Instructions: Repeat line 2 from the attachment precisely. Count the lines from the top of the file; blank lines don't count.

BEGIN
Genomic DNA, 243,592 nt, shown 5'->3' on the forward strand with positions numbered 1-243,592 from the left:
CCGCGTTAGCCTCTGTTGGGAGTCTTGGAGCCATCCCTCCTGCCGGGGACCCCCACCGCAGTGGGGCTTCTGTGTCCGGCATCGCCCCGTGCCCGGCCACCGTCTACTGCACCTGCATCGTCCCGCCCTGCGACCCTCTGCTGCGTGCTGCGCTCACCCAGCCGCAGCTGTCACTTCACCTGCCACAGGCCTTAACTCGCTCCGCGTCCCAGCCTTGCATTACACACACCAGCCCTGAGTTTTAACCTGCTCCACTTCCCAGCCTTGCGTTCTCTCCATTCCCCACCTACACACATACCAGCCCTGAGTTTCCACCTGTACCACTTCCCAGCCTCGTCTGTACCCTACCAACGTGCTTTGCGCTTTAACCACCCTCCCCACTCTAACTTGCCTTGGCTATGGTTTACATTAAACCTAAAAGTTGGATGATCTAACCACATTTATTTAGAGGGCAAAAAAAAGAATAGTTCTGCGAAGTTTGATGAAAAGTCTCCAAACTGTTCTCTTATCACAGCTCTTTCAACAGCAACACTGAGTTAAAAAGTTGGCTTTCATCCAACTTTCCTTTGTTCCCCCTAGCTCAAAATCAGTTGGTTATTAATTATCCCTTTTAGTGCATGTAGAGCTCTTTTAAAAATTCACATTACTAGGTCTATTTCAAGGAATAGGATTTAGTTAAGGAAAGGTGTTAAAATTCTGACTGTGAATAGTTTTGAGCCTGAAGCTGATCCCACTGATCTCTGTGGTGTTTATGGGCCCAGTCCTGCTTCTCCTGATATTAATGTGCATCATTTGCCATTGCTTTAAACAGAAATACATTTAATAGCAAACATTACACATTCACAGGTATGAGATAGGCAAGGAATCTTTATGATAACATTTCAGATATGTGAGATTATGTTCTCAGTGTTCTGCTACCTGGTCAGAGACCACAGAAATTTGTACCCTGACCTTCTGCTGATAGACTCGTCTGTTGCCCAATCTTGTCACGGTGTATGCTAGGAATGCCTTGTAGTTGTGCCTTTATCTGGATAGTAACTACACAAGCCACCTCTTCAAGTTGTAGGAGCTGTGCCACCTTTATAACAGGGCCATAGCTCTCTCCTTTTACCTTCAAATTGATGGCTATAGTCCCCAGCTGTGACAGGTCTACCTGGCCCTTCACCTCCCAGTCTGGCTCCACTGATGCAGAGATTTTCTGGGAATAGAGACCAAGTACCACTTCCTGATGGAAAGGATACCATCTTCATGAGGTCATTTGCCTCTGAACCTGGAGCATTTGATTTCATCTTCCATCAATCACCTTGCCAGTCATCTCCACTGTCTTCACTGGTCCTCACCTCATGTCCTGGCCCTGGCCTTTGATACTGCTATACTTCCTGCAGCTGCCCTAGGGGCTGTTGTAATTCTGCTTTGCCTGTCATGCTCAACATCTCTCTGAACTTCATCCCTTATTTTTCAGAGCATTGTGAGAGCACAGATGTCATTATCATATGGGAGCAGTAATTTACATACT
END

CCGCGTTAGCCTCTGTTGGGAGTCTTGGAGCCATCCCTCCTGCCGGGGACCCCCACCGCAGTGGGGCTTCTGTGTCCGGCATCGCCCCGTGCCCGGCCACCGTCTACTGCACCTGCATCGTCCCGCCCTGCGACCCTCTGCTGCGTGCTGCGCTCACCCAGCCGCAGCTGTCACTTCACCTGCCACAGGCCTTAACTCGCTCCGCGTCCCAGCCTTGCATTACACACACCAGCCCTGAGTTTTAACCTGCTCCACTTCCCAGCCTTGCGTTCTCTCCATTCCCCACCTACACACATACCAGCCCTGAGTTTCCACCTGTACCACTTCCCAGCCTCGTCTGTACCCTACCAACGTGCTTTGCGCTTTAACCACCCTCCCCACTCTAACTTGCCTTGGCTATGGTTTACATTAAACCTAAAAGTTGGATGATCTAACCACATTTATTTAGAGGGCAAAAAAAAGAATAGTTCTGCGAAGTTTGATGAAAAGTCTCCAAACTGTTCTCTTATCACAGCTCTTTCAACAGCAACACTGAGTTAAAAAGTTGGCTTTCATCCAACTTTCCTTTGTTCCCCCTAGCTCAAAATCAGTTGGTTATTAATTATCCCTTTTAGTGCATGTAGAGCTCTTTTAAAAATTCACATTACTAGGTCTATTTCAAGGAATAGGATTTAGTTAAGGAAAGGTGTTAAAATTCTGACTGTGAATAGTTTTGAGCCTGAAGCTGATCCCACTGATCTCTGTGGTGTTTATGGGCCCAGTCCTGCTTCTCCTGATATTAATGTGCATCATTTGCCATTGCTTTAAACAGAAATACATTTAATAGCAAACATTACACATTCACAGGTATGAGATAGGCAAGGAATCTTTATGATAACATTTCAGATATGTGAGATTATGTTCTCAGTGTTCTGCTACCTGGTCAGAGACCACAGAAATTTGTACCCTGACCTTCTGCTGATAGACTCGTCTGTTGCCCAATCTTGTCACGGTGTATGCTAGGAATGCCTTGTAGTTGTGCCTTTATCTGGATAGTAACTACACAAGCCACCTCTTCAAGTTGTAGGAGCTGTGCCACCTTTATAACAGGGCCATAGCTCTCTCCTTTTACCTTCAAATTGATGGCTATAGTCCCCAGCTGTGACAGGTCTACCTGGCCCTTCACCTCCCAGTCTGGCTCCACTGATGCAGAGATTTTCTGGGAATAGAGACCAAGTACCACTTCCTGATGGAAAGGATACCATCTTCATGAGGTCATTTGCCTCTGAACCTGGAGCATTTGATTTCATCTTCCATCAATCACCTTGCCAGTCATCTCCACTGTCTTCACTGGTCCTCACCTCATGTCCTGGCCCTGGCCTTTGATACTGCTATACTTCCTGCAGCTGCCCTAGGGGCTGTTGTAATTCTGCTTTGCCTGTCATGCTCAACATCTCTCTGAACTTCATCCCTTATTTTTCAGAGCATTGTGAGAGCACAGATGTCATTATCATATGGGAGCAGTAATTTACATACT